The Mashrabiya House Beats the Heat with Traditional Arabic Technique

green design, passive design, sustainable architecture, green design, eco-designThis contemporary home located between Bethlehem and Jerusalem is wrapped in a Mashrabiya screen, which keeps the home nice and cool even on scorching hot days.

We’ve lauded the benefits of  ancient building techniques many times before. Both Hassan Fathy’s incredible mud structures in Egypt and ancient Syrian beehives are a model for sustainable design because neither require an air-conditioner to stay cool. But don’t worry. It isn’t necessary to live in a mud building or a cave in order to enjoy the benefits of passive design.

This 1700 square meter home designed by Senan Abdelqader is a contemporary stand out among the solid stone homes that typify architecture in the Palestinian village Beit Safafa located between Jerusalem and Bethlehem. It is wrapped in a mashrabiya – a latticed screen envelope on the outside of buildings that is not only aesthetically appealing, but also serves several practical functions.

green design, sustainable design, eco-design, passive design

The terraced home’s basement is tucked into the side of a steep slope. Natural lighting is facilitated with sunken courtyards that act as light wells. From this stout base emerges the rest of the home which is wrapped in a stone mashrabiya facade.

Stone is an excellent building material since it has superior thermal massing. In other words, it absorbs the heat of the day which can then be released at night when it is cooler. That being said, most of the stone being used in this region is Jerusalem stone – and its excess use exacts a steep environmental cost.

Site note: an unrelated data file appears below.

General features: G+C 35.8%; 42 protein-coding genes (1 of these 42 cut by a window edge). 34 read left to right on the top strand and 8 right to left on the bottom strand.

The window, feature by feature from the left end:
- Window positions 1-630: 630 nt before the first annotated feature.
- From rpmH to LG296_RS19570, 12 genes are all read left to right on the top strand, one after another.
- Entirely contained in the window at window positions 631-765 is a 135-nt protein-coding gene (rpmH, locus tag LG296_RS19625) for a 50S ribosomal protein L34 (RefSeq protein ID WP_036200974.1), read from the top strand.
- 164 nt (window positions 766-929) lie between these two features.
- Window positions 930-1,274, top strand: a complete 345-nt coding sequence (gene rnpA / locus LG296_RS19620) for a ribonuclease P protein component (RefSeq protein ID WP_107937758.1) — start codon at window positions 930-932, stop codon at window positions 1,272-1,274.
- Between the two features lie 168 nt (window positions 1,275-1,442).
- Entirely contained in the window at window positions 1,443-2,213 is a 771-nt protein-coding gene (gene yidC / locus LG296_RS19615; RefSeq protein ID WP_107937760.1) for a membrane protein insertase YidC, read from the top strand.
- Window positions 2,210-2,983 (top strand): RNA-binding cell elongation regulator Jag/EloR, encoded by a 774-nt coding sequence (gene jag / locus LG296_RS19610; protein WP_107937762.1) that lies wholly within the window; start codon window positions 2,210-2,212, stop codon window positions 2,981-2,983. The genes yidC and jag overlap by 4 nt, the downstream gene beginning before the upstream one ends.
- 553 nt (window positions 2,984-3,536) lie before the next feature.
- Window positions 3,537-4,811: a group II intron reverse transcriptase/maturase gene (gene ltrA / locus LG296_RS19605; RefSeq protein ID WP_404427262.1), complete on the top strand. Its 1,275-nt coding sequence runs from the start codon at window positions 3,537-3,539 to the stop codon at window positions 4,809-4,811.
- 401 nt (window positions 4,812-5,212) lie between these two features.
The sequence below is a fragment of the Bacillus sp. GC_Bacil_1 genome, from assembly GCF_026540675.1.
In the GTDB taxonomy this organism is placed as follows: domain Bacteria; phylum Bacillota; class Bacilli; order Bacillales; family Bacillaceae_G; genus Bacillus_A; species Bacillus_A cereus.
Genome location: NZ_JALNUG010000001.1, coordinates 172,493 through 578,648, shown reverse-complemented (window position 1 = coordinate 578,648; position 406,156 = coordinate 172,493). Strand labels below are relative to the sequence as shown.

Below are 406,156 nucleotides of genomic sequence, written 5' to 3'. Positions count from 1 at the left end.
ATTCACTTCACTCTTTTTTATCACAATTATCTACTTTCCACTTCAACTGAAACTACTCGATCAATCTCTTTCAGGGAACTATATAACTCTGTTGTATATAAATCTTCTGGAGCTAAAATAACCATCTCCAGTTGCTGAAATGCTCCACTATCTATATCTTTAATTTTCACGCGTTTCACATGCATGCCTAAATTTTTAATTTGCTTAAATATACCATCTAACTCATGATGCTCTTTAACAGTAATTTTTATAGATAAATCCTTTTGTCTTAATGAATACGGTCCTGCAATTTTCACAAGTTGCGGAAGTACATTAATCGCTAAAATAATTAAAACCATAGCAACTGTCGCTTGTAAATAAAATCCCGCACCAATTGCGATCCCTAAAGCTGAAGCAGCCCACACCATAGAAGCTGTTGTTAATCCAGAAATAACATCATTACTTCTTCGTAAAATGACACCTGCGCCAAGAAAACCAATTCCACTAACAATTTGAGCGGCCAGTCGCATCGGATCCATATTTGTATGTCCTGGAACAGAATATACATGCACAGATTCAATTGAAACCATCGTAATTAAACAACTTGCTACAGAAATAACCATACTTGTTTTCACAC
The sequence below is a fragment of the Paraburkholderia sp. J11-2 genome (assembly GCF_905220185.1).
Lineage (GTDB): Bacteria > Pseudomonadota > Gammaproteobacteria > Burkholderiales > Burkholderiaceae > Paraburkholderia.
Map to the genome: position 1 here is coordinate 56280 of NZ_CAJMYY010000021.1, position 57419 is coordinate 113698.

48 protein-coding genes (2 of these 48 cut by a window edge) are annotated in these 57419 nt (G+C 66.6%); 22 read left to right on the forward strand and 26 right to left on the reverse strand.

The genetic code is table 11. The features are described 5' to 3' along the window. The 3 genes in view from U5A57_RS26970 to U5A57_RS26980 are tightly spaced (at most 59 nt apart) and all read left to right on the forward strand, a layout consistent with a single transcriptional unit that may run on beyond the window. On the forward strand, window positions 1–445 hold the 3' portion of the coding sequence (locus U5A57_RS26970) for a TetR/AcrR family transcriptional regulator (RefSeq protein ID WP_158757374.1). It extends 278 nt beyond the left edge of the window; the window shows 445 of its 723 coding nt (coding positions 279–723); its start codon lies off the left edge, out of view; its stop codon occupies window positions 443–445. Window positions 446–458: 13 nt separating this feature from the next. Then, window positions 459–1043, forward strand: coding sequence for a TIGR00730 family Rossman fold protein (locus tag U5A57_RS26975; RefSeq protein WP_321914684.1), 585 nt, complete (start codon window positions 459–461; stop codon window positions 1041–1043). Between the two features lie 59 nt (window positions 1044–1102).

green design, sustainable design, passive design, eco-design

Set apart from the building, the pixelated envelope serves multiple functions: it circulates air to provide passive cooling, it deflects excess solar gain as well as wind and rain, and it allows just the right amount of diffused light to enter the home. This beautiful home also has a rooftop garden.

Arch Daily notes that Beit Safafa is on the precipice of rapid urbanization. If that is the case and it has to be, we at least hope that other homes in the region will look to Abdelqader’s sustainable leadership for inspiration.

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